Why Isn’t India Ever on the World’s 50 Best Restaurant List?

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Why Isn’t India Ever on the World’s 50 Best Restaurant List?

Illustration: Shruti Yatam

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ast night, we witnessed the Oscars of the food world. The coveted list of the World’s 50 Best Restaurants was announced and were awarded for serving “Green over brown over black: camouflage rice”, “Duck with rhubarb and onion” and other exotic dishes whose names are a mouthful – but portions probably aren’t.

The eateries were awarded for coming up with innovations like an emoji-focused tasting menu. Over the years, the foodie Oscars have evolved and it is not only about what’s on your plate but also about the chef’s philosophy, the restaurant’s hospitality, and sustainability. Since it is 2018, and chefs and food personalities occupy the same space as rock stars like Mick Jagger once did. Ushered by the unbridled growth of social media, food and its purveyors are slowly taking over the world, one plate at a time.

This year, the rankings have a couple of new entrants apart from the usual gastronomic temples. And while lists are odious and meant to be disagreed with, more than a few feathers have been left ruffled: India has zero restaurants on the honours roll.

Our “bada hai toh behtar hai” attitude has turned us into fine dining’s worst enemy.

Zero. Let that sink in. That’s quite a let-down for a country of 1.32 billion people with each corner of each state boasting of a cuisine of its own. Why?

Our food’s pretty fucking good, every corner of the country packs more flavour than a million sachets of Maggi. We’re the OGs of hospitality with our “atithi devo bhava” philosophy. We live to eat, but we’ve never made it to the coveted list. In the Asia equivalent of the list, we’ve had Delhi’s Indian Accent for a couple of years, which is nothing short of spectacular. A magical place that serves galauti kebab topped with foie gras.

But what is it that ails us in the world-class restaurant department?  

As an editor at Buzzfeed so succinctly put it, the answer will shock you. When it comes to the hallowed halls of fine dining, we are our own worst enemy. Our “bada hai toh behtar hai” attitude has turned us into fine dining’s worst enemy.

When fine dining first came to India in the mid-nineties, it usually meant your plates were black instead of the usual white and your chicken tikka masala was topped with a rose of shaved carrot and called “Murg tikka-e-lababdar” to justify its above-median pricing. In the intervening years, we have the odd Bombay Canteen, which attempts to usher in a new, more gentrified approach to some of our much-loved staple foods without relying too much on the gastro-fuckery that is spheres and foams and fluid gels.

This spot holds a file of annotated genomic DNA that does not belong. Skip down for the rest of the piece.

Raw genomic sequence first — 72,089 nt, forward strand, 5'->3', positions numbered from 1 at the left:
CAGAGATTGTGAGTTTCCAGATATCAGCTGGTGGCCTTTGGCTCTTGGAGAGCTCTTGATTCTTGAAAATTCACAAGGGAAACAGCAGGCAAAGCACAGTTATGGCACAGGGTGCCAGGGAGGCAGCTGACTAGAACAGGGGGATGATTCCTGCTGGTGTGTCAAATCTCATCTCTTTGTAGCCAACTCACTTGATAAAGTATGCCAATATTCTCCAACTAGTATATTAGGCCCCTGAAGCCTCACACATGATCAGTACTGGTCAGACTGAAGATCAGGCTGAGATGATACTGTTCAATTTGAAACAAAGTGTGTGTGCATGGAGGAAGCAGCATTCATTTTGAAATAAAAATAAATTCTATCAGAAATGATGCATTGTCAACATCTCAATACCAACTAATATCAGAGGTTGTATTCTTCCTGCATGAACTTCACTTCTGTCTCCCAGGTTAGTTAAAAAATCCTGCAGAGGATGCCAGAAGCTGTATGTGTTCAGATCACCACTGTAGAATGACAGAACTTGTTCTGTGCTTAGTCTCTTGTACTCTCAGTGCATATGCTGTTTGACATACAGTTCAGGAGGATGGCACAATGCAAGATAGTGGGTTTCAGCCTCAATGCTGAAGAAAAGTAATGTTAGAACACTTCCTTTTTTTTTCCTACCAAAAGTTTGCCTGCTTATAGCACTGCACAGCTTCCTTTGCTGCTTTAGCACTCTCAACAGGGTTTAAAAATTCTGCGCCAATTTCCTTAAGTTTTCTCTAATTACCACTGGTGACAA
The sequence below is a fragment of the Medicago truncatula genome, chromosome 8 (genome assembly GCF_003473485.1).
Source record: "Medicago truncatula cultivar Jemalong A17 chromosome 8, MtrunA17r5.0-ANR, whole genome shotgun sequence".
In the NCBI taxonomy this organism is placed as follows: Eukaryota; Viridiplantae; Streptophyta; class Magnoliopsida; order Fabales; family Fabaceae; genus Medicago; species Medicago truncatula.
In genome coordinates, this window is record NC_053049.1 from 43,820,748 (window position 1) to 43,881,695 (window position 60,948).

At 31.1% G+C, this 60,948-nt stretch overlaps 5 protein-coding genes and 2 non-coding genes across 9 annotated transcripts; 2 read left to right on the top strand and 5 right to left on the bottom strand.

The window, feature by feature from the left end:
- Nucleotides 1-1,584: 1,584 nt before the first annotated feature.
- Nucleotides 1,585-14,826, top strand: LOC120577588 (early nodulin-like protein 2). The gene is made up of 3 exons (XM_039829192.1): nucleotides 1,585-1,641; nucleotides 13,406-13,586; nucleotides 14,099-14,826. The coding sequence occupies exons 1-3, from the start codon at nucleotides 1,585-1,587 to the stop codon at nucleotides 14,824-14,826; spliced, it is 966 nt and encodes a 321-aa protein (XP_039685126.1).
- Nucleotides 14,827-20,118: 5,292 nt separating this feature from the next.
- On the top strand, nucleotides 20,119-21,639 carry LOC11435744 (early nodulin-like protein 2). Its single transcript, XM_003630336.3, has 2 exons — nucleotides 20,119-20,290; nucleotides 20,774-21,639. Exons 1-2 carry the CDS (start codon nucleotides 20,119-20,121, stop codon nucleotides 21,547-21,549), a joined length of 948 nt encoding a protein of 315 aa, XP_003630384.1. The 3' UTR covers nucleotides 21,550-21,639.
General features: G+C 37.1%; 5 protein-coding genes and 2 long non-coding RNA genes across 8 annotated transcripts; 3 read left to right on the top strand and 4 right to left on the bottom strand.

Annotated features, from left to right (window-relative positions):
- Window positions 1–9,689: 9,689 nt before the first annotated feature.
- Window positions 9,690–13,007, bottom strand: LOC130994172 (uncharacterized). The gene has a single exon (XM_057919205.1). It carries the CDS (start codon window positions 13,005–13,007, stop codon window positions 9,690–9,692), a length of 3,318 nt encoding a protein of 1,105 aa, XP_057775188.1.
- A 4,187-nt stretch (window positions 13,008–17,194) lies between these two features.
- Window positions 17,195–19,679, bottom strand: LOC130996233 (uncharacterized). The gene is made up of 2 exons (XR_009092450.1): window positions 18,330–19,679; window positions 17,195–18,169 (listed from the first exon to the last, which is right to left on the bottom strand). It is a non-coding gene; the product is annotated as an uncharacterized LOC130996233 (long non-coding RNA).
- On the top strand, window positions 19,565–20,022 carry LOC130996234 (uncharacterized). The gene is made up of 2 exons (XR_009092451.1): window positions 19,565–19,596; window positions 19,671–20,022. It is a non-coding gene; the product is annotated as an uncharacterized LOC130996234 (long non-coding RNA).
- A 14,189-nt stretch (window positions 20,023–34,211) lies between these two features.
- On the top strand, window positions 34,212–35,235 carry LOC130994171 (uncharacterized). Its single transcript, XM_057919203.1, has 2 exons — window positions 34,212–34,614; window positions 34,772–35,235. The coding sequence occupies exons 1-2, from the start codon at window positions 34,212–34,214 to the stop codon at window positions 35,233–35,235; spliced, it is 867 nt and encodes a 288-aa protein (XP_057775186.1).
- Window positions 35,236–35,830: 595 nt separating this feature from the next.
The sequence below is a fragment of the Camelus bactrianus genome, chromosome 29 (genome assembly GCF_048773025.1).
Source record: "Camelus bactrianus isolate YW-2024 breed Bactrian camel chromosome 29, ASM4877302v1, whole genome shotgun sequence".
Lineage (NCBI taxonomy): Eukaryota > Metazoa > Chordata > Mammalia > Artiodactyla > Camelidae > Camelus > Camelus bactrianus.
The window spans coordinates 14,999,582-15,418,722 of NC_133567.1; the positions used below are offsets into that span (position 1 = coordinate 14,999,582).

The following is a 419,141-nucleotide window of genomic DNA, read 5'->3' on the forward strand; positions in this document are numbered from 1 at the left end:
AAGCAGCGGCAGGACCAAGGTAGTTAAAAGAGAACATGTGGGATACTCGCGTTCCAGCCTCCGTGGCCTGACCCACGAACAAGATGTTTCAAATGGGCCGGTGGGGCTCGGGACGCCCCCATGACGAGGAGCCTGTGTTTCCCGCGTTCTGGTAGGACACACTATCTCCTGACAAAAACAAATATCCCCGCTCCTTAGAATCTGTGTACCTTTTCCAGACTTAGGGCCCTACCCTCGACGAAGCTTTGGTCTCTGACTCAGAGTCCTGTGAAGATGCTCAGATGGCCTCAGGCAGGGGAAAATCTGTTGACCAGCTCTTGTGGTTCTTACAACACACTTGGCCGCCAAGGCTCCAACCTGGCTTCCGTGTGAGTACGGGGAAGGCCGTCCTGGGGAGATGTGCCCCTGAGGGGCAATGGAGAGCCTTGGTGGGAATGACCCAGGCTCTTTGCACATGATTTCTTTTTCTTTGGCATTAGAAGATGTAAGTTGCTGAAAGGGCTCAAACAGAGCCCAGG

But sadly, such restaurants are almost always the bastion of a select few. When the dust settles and the seeti on the pressure cooker stops , supply will always cater to demand. If we’re hell bent on eating nothing but biryani and butter chicken and demand for daal tadka at a restaurant that serves a 12-course modern Indian tasting menu, then little can change. What we fail to understand is those dainty morsels spread over 12 courses are enough to make you loosen your belt by a couple of notches.

There are tastes to be discovered, sensations to be experienced, and textures to tease your teeth beyond butter, cream, and ghee. But fuck all that, roti pe butter thoda jyada daalna boss.

This is not to say that we are a bunch of rudimentary bumpkins – our own complex cuisines are a testament to that. You think biryani is an easy dish to make? What about our complex matrix of masalas that are mixed and melded to make magic? We’ll happily harp about how our mom toasts each ingredient for a chutney separately so as to layer the flavours, resulting in a condiment that’ll make your tastebuds climax.

What, then, happens to us when we venture out to eat? Why don’t we bring the same attitude of experiencing complexity to eating out? Where do we lose the adventurousness?

Over the world, diners hand over their sensory and gustatory reigns to the chef. They step out of their comfort zones, allow another person to guide them through a landscape of taste, texture, sight, and smell, carefully constructed through years of training. It all leads up to this one singular point where it’s just you, your fork and the chef’s philosophy on the plate.

The next time you dine out, lose that packet of sev you travel with. You’ll be richer for it. It’s what that motivational poster you see on Facebook is all about: Send your money on experiences, not things.

Or we can continue the way we’re headed, not giving a fuck about the philosophy or which ecosystem we had to pillage to get strawberries out of season. And this is why we will always be that one country which makes chefs like Gaggan Anand and Floyd Cardoz, who are gods in the game, move overseas. And this is why we are at least a decade away from having a restaurant among the top 50 in the world.

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